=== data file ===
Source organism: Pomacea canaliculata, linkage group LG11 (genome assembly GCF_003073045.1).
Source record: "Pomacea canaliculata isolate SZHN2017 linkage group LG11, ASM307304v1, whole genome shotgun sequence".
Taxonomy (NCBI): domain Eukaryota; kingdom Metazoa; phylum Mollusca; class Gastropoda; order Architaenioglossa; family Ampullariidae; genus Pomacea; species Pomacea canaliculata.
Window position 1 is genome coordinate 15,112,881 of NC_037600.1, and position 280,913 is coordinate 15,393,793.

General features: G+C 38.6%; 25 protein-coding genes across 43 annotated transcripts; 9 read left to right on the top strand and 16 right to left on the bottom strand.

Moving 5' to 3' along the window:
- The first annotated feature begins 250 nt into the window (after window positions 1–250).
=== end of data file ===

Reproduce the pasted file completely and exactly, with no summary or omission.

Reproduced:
Source organism: Pomacea canaliculata, linkage group LG11 (genome assembly GCF_003073045.1).
Source record: "Pomacea canaliculata isolate SZHN2017 linkage group LG11, ASM307304v1, whole genome shotgun sequence".
Taxonomy (NCBI): domain Eukaryota; kingdom Metazoa; phylum Mollusca; class Gastropoda; order Architaenioglossa; family Ampullariidae; genus Pomacea; species Pomacea canaliculata.
Window position 1 is genome coordinate 15,112,881 of NC_037600.1, and position 280,913 is coordinate 15,393,793.

General features: G+C 38.6%; 25 protein-coding genes across 43 annotated transcripts; 9 read left to right on the top strand and 16 right to left on the bottom strand.

Moving 5' to 3' along the window:
- The first annotated feature begins 250 nt into the window (after window positions 1–250).